SkillSpark

All about learning English

Color Metaphors in English

All About Metaphors

Almost all our understanding of the world happens in terms of metaphors. This includes the most basic concepts of our existence. Good and evil, for example. And right and wrong. These concepts are expressed in terms of metaphors of light and dark, or high and low. This happens because we interpret the world through our physical senses. So if we want to speak of ignorance and knowledge, we make connections with concepts of light and dark. This is based on  how clearly we see or understand something. Let’s discuss metaphors related to ‘color’ in English here.

Colorless

In this context, the range of expressions that we get from ‘color,’ which is another visual metaphor, are worth examining. In English, we do have a variety of expressions based on specific colors. But even more basic is the concept of color itself. In science fiction movies that depict the end of all civilization with the last group of humans struggling to survive, the predominant color scheme is gray.

This happens because we associate colors with liveliness and variety, as well as with light. A famous quote by Francis Bacon goes: ‘All colors agree in the dark.’ After all, colors do not stand out when there isn’t enough light. In contrast, we tend to describe things that are unusually lively as ‘colorful.’ For example, when someone speaks using a lot of slang and perhaps some swear words, in English we describe it as ‘colorful language’.

Color as Influence

Similarly, we also see colors as changing the appearance or character of something. This helps us describe a strong influence using the color metaphor. In English in particular, this idiom is very important and meaningful. For example, you can say: ‘His experiences as a student activist colored the political views later in his career.’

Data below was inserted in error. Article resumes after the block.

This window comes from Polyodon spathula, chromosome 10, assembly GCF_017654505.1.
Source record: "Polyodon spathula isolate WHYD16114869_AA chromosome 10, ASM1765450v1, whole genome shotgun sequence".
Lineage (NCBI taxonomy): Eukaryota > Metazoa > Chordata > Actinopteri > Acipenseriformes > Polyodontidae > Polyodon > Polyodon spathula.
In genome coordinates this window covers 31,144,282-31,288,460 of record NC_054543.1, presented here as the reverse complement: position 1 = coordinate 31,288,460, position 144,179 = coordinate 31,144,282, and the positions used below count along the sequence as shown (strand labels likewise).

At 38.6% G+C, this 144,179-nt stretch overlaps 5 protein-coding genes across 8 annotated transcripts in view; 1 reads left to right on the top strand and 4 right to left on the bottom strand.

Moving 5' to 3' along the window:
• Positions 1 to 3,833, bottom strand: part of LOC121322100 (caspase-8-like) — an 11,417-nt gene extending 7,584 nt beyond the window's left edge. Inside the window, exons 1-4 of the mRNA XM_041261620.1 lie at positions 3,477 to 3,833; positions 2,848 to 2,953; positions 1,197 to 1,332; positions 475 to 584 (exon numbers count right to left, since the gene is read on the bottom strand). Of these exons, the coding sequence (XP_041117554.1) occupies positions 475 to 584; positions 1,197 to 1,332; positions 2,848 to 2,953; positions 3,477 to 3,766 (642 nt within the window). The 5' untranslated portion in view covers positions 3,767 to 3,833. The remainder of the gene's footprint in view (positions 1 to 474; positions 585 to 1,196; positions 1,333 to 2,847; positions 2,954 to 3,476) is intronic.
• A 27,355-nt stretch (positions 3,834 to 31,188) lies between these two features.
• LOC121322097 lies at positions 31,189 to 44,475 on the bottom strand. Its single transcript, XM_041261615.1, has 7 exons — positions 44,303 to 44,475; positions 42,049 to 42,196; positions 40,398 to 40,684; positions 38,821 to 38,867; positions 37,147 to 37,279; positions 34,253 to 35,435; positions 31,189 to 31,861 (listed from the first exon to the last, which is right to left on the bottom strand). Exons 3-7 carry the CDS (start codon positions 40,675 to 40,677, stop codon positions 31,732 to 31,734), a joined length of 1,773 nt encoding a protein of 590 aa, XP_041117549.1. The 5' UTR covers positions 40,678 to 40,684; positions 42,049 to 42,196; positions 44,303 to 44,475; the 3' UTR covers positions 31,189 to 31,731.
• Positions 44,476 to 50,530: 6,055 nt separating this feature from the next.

Color can also refer to outward appearance, as distinct from reality. You can say, for example, ‘it was a lie, but it had the color of the truth.’ In the same way, we have a variety of expressions that relate to losing color, and to fading.

Off-color

Given the discussion so far, what do you suppose it means when someone is described as  looking ‘off-color?  In English, the expression ‘off-color’ refers to someone being out of sorts, perhaps a little unwell. This expression refers to the way people look a little pale and tired. So someone sick is seen as not having their usual color. In common English usage, the expression ‘off-color’ always refers to a temporary change.

To refer to a more permanent change, we use the word ‘fade.’ For example, you can say: ‘After finishing college, his interest in playing the guitar faded away.’ This sentence imagines ‘interest’ as a visual entity with certain color intensity. So when the level of interest reduces–especially over a period of time–we see it as a process of fading.

Beyond the concept of color in general, specific colors too give us a range of fun expressions, but we will save that discussion for another day.

Tags: , , , , , , ,

Leave a Reply

Your email address will not be published. Required fields are marked *

On Facebook

Subscribe Now

Enter your email address to receive instant notifications.

RSS FEED